U.S. lawmakers will be facing a $6 billion disparity between the Senate and House education budgets for 2006 when a conference committee convenes later this year to hash out a compromise. How the two sides end up agreeing will go a long way toward determining how much money will be available in the federal budget for school technology.
In a rebuke to President Bush’s 2006 education budget proposal, which seeks to slash federal spending for the U.S. Department of Education (ED) by nearly $1 billion in the coming year, the Senate last month approved a plan that includes some $6 billion more for the nation’s schools and universities than Bush had proposed. House lawmakers on the same day passed a budget that mirrors the president’s plan, leaving spending for education at $56 billion and eliminating funding for the $500 million Enhancing Education Through Technology (EETT) block-grant program and 47 other education initiatives.
Though White House officials have argued the cuts are necessary to begin chipping away at the mounting federal deficit, which Bush has vowed to cut in half in four years, education advocates say slashing money from school programs is no way to achieve the goals of the federal No Child Left Behind Act (NCLB).
Senate lawmakers would appear to agree. They passed three amendments to the budget bill in a bipartisan effort to increase federal spending on the nation’s schools. The lion’s share of the money–approximately $5.4 billion–was proposed by Massachusetts senator and longtime education advocate Edward Kennedy, a Democrat.
These additional funds–part of which would give new science, math, and special-education teachers in high-need schools a guarantee of up to $23,000 in student loan forgiveness for four years of teaching–would be paid for by closing $5.4 billion in corporate tax loopholes, Kennedy’s office said.
Another amendment, proposed by Pennsylvania Republican Arlen Specter, would supply an additional $500 million in education funding. These funds are not earmarked for any specific purpose in the bill, meaning ED officials would be responsible for deciding how they would be allocated.
The third and final amendment would add $29 million to the proposed 2006 budget for the Rural Education Achievement Program (REAP), a six-year-old federal initiative designed to help rural schools win federal grants. Introduced by Sens. Kent Conrad, D-N.D., and Ken Salazar, D-Colo., the amendment would bump 2006 funding for REAP up to $115 million. Bush had wanted to keep funding for rural-education initiatives in line with 2005 levels. Last year, REAP received $85 million.
“There is no greater national priority than the education of our children,” Conrad said. “The amendment that I introduced … will work to ensure students in rural America receive a high-quality education and have every opportunity to succeed in life.”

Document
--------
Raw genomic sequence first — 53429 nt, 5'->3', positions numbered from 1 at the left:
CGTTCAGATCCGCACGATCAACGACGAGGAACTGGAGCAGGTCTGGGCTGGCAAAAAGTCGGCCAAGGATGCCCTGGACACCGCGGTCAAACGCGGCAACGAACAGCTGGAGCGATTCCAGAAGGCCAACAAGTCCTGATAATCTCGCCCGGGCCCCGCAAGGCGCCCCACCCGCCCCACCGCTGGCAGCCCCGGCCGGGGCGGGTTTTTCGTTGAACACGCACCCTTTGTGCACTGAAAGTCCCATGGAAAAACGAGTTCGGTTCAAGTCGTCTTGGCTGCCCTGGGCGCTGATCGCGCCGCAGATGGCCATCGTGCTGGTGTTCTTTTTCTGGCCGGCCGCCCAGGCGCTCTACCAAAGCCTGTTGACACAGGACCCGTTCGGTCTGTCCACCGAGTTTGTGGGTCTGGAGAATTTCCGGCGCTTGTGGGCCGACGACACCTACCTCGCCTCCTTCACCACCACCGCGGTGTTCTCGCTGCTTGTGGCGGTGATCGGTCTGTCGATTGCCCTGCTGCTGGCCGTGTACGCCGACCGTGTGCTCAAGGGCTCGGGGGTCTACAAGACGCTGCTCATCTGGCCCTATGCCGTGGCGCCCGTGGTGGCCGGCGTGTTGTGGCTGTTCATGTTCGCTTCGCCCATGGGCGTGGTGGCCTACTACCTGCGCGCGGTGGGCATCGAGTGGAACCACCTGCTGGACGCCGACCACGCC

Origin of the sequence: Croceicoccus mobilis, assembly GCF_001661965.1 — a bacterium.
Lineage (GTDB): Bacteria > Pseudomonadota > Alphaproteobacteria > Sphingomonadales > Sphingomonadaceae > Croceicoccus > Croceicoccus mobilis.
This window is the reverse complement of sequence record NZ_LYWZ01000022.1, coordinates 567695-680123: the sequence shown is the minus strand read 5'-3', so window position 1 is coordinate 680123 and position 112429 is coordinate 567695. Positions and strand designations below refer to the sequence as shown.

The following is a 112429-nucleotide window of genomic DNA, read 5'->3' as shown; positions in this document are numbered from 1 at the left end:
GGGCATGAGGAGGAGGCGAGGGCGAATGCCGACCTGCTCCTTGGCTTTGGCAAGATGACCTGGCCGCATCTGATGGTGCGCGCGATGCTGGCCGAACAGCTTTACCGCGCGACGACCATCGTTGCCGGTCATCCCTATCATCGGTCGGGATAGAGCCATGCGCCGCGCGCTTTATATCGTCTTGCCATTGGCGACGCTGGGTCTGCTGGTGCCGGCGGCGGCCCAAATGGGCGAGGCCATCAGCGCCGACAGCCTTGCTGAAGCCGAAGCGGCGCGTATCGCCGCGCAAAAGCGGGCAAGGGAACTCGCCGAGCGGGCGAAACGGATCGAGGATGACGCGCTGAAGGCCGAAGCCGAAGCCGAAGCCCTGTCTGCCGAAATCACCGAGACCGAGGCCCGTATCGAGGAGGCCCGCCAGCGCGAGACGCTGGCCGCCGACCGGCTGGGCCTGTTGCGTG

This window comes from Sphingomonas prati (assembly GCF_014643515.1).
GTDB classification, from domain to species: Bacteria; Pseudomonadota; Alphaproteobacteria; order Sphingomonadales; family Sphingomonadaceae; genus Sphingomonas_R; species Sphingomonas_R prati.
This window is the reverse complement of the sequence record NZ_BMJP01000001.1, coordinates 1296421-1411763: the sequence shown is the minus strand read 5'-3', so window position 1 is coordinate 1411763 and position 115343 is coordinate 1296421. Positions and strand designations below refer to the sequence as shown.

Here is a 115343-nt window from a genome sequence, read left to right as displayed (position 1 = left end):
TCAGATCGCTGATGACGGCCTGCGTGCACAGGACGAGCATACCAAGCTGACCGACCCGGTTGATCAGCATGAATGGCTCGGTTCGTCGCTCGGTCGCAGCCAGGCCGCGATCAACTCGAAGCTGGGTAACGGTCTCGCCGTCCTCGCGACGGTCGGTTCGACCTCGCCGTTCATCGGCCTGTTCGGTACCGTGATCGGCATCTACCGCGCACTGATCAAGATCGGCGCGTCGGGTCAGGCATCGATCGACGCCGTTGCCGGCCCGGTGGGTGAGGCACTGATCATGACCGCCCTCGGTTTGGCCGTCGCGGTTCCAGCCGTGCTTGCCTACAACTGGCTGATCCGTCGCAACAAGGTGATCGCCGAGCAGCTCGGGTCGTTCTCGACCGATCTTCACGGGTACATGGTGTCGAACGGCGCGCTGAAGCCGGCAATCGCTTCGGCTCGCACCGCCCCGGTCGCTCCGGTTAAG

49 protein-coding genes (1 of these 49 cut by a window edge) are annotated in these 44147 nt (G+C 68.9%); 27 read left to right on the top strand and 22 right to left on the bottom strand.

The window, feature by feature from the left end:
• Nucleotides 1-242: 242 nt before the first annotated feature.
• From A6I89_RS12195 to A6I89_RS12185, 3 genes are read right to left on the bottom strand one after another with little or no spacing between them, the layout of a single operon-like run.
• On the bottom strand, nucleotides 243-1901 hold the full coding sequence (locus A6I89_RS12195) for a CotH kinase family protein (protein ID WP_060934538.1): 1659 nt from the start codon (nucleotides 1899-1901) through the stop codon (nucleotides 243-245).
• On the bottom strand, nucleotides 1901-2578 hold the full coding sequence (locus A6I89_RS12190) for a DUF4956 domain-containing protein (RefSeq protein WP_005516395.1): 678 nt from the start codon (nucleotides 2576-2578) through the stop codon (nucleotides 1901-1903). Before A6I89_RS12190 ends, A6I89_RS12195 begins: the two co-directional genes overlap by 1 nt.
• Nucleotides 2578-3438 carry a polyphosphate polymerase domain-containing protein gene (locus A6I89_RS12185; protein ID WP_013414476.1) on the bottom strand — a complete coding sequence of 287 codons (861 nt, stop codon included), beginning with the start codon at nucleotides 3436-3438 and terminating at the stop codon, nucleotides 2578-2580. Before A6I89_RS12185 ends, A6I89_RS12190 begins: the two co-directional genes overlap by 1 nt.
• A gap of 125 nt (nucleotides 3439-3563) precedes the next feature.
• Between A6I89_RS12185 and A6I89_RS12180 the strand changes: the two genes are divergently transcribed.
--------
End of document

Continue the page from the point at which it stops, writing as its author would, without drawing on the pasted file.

A survey of rural school districts in North Dakota last year found that 80 percent were using REAP funds for technology purchases, according to North Dakota Congressman Earl Pomeroy, a Democrat. For instance, Steve Holen, superintendent/high school principal of the Bisbee-Egeland schools in Bisbee, N.D., said his district used REAP money to build a mobile wireless classroom, among other uses.
The addition of more funding for REAP and other education programs could help offset the loss of EETT and other initiatives, which now appears likely despite the better efforts of ed-tech advocates (see “Report: Tech funds essential to NCLB“). Neither the Senate nor the House version of the budget bill includes money targeted specifically for EETT, though there is a slim chance that could change in the conference committee meetings.
Keith Krueger, chief executive officer of the Consortium for School Networking (CoSN), remains hopeful that EETT funding ultimately will be restored to the budget.
“CoSN is very encouraged by the Senate’s recognition that the budget drastically underfunds education, and we hope that the additional funds approved will inure to the benefit of ed tech,” Krueger said. “I was especially heartened by positive statements about ed tech on the Senate floor … and from the vocal support that it received from a bipartisan group of House appropriators at a House hearing on the education budget a few weeks back.”
He added: “We feel that the need for federal ed-tech funding and leadership is beginning to gain traction. Clearly, members of Congress are now grasping the importance of ed tech to attaining NCLB goals–and we think that, in the end, they will see their way clear to restoring EETT funds.”
ED: Results matter more than rules
Senate Appropriations Committee
House Appropriations Committee
Consortium for School Networking
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